The Critical Voice and the Narrative Voice: Robert Penn Warren's Essay on Coleridge and All the King's Men

By Le Cor, Gwen | The Mississippi Quarterly, Spring 2010 | Go to article overview

The Critical Voice and the Narrative Voice: Robert Penn Warren's Essay on Coleridge and All the King's Men


Le Cor, Gwen, The Mississippi Quarterly


So I had it after all the months. For nothing is lost, nothing is ever
lost.
(All the King's Men FE 228)

Oh, nothing is lost, ever lost! at last you understood.
("Original Sin: A Short Story" 179)

For nothing we had,
Nothing we were
Is lost.
(Brother to Dragons 195)

WHEN ASSESSING ROBERT PENN WARREN'S WORK ONE IS STRUCK BOTH BY its diversity and by the fact that it resists categorizing. Novelist, poet, playwright, short-story writer and critic, Warren had a rare capacity to experiment with all genres. The successive versions of All the King's Men and Brother to Dragons are a case in point. Starting in one form and evolving into another, they can be seen as literal experiments across genres. For Warren, novels and poems stem from "the same germ," "spring from the same source" (Talking 232-33), suggesting a close connection between genres. The many facets of Warren's works thus appear as a coherent whole in which each piece resonates with the others, or which, in the manner of his spider web metaphor, "ripples to the remotest perimeter" of his work (All the King's Men FE 188, RE 266). Because the coherence of his work (1) deserves a longer treatment than can be provided within the scope of a single paper, I will limit my purpose here to one of the ripples and focus on the interrelatedness of criticism and fiction writing.

Warren repeatedly asserted the need for a unified approach to the fiction and nonfiction works: "Whatever we do--teaching or reading criticism or practicing it a little--has an effect on us. It gets inside us. We can't throw it away, except by a feat of total amnesia" (Talking 141). Or, as many fictional voices could say, "nothing is lost, nothing is ever lost" (FE 228, RE 319). The most obvious manifestation of that unity is probably to be found in the numerous allusions and direct references to other writers which permeate Warren's work, (2) but what I find even more significant is the connection which Warren formulates as a direct influence of his critical practice on his fiction writing: "I am sure that criticism has modified my writing" (Talking 130). What I am interested in, then, is the way his critical practice molds his writing.

Several critics have analyzed Warren's non-fiction writing as a way to gain insight into the fiction. Victor Strandberg, for instance, very rightly views Warren's criticism as both "admirably reasonable and elucidating in its own right" and as serving "the secondary purpose of illuminating and often vindicating his own practice in literature" (Poetic Vision 34). Warren's critical response to other writers can indeed often become a useful commentary on own work. Yet, limiting the role of the criticism to that of comment or "gloss" for the fiction (Poetic Vision 34) does not account for the closer link which Warren's remark suggests.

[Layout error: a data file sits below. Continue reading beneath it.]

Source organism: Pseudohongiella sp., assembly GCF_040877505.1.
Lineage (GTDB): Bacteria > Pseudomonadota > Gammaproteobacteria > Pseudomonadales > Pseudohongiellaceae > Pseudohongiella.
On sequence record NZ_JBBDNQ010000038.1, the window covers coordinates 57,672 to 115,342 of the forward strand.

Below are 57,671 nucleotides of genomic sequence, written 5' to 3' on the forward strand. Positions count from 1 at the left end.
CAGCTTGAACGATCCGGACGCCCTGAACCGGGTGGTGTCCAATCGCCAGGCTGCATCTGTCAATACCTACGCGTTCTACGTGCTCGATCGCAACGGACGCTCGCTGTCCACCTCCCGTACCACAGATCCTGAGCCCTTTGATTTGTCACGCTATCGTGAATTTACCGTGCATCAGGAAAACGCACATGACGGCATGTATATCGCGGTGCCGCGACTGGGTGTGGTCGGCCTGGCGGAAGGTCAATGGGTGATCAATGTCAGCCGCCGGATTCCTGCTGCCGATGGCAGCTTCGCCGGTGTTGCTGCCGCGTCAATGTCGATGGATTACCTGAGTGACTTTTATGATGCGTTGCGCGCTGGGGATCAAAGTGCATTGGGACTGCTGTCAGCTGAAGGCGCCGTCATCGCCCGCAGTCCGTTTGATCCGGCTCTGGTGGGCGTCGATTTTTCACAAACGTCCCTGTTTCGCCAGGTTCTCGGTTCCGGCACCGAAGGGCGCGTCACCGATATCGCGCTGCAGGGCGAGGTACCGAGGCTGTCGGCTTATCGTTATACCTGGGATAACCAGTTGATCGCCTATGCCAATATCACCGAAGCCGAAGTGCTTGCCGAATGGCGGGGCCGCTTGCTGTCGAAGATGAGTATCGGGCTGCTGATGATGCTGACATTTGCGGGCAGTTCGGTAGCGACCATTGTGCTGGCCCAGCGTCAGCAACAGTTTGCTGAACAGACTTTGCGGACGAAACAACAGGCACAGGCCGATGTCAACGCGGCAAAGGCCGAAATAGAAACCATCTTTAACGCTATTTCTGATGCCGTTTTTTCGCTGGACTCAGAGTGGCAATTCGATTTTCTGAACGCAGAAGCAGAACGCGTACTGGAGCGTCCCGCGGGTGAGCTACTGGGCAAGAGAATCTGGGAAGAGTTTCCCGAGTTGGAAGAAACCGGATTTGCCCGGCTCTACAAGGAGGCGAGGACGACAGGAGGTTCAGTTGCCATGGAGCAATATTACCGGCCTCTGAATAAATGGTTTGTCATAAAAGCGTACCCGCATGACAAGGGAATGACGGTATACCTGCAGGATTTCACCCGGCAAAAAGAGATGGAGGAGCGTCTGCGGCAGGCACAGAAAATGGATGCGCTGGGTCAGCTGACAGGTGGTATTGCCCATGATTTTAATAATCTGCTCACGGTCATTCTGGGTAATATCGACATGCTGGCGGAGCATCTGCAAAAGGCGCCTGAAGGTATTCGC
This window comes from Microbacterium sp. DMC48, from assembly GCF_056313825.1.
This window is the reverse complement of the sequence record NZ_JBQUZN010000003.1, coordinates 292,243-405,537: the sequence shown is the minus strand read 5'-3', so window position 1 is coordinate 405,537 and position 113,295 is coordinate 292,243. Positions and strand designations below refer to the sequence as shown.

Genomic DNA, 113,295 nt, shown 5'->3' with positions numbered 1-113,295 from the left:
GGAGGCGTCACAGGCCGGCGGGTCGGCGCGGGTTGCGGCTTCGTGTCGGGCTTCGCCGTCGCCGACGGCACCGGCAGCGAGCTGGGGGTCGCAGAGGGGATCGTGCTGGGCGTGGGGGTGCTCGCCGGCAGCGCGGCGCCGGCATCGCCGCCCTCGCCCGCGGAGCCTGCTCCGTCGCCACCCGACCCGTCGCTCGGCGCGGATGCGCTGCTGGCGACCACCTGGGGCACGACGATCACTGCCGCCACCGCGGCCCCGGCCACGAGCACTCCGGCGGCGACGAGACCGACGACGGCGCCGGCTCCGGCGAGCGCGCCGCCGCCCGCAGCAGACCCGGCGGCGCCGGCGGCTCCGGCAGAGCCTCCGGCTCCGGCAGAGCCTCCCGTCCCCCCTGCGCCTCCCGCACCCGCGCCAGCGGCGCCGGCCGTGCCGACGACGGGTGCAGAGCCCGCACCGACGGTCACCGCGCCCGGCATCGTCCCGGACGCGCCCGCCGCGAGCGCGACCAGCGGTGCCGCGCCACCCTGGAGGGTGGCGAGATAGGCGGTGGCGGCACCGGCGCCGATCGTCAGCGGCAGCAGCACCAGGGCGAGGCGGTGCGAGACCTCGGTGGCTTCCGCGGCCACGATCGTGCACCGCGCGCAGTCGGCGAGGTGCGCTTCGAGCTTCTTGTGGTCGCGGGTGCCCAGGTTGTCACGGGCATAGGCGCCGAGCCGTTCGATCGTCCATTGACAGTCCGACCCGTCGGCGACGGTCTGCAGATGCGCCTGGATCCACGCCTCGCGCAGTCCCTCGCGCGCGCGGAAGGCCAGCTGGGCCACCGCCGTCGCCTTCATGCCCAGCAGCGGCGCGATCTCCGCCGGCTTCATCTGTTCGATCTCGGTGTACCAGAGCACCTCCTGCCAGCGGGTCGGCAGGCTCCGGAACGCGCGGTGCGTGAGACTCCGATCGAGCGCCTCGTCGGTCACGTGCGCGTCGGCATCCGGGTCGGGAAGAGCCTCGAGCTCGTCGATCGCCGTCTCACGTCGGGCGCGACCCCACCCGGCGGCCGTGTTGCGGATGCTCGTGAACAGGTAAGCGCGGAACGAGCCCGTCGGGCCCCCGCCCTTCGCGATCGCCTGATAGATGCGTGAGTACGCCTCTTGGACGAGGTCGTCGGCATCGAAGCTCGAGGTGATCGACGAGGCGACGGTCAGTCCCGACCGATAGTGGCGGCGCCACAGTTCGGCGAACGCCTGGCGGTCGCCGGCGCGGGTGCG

I would like to examine that question by focusing on what is perhaps Warren's best known piece of criticism, his essay on Coleridge's "The Rime of the Ancient Mariner," and on the ties that link it to All the King's Men. My purpose here is to re-read All the King's Men through the prism of the essay, and to examine the imprint the essay has left on the themes and structure of the novel.

I

Coleridge's influence on Warren's fiction and poetry has been well established. Lesa Corrigan believes that "A Poem of Pure Imagination" helped Warren recover his poetic voice (124) and James Grimshaw that it "provides further understanding of Warren's development as a poet" (20). Similarly, for Strandberg, the "essay, on The Ancient Mariner, turns out to be an explanation and vindication of Warren's own purpose and practice in poetry" (Poetic Vision 31). The comments do not limit themselves to the poetry. Joseph Blotner observed that Warren's "comments on Coleridge's work were full of relevance to his own" (218). James Justus, offering the most extensive study to date of Coleridge's influence on Warren's fiction, identifies Mariner figures in all of Warren's novels prior to 1955, starting with Willie Proudfit (Night Rider) and concluding with Hamish Bond (Band of Angels). …

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